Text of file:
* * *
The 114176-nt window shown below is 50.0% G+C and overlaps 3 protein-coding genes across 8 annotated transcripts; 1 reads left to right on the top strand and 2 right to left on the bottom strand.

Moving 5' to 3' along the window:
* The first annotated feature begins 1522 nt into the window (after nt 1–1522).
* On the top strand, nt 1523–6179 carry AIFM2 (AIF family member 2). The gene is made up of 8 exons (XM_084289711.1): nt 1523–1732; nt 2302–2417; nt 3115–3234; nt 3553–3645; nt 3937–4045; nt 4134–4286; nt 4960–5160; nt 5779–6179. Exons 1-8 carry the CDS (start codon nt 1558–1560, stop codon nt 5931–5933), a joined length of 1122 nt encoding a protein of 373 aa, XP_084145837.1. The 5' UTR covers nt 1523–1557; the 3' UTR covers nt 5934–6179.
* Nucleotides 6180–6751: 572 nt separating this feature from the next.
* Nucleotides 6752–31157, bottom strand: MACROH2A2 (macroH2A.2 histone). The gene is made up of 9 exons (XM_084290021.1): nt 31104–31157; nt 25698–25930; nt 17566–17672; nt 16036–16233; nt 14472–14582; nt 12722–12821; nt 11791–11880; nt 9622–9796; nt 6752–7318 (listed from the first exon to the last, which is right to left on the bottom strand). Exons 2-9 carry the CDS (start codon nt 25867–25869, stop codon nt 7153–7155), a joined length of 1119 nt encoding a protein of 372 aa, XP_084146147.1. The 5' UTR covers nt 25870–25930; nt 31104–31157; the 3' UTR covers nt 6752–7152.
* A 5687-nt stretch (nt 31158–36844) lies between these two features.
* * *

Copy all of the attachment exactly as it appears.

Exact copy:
The 114176-nt window shown below is 50.0% G+C and overlaps 3 protein-coding genes across 8 annotated transcripts; 1 reads left to right on the top strand and 2 right to left on the bottom strand.

Moving 5' to 3' along the window:
* The first annotated feature begins 1522 nt into the window (after nt 1–1522).
* On the top strand, nt 1523–6179 carry AIFM2 (AIF family member 2). The gene is made up of 8 exons (XM_084289711.1): nt 1523–1732; nt 2302–2417; nt 3115–3234; nt 3553–3645; nt 3937–4045; nt 4134–4286; nt 4960–5160; nt 5779–6179. Exons 1-8 carry the CDS (start codon nt 1558–1560, stop codon nt 5931–5933), a joined length of 1122 nt encoding a protein of 373 aa, XP_084145837.1. The 5' UTR covers nt 1523–1557; the 3' UTR covers nt 5934–6179.
* Nucleotides 6180–6751: 572 nt separating this feature from the next.
* Nucleotides 6752–31157, bottom strand: MACROH2A2 (macroH2A.2 histone). The gene is made up of 9 exons (XM_084290021.1): nt 31104–31157; nt 25698–25930; nt 17566–17672; nt 16036–16233; nt 14472–14582; nt 12722–12821; nt 11791–11880; nt 9622–9796; nt 6752–7318 (listed from the first exon to the last, which is right to left on the bottom strand). Exons 2-9 carry the CDS (start codon nt 25867–25869, stop codon nt 7153–7155), a joined length of 1119 nt encoding a protein of 372 aa, XP_084146147.1. The 5' UTR covers nt 25870–25930; nt 31104–31157; the 3' UTR covers nt 6752–7152.
* A 5687-nt stretch (nt 31158–36844) lies between these two features.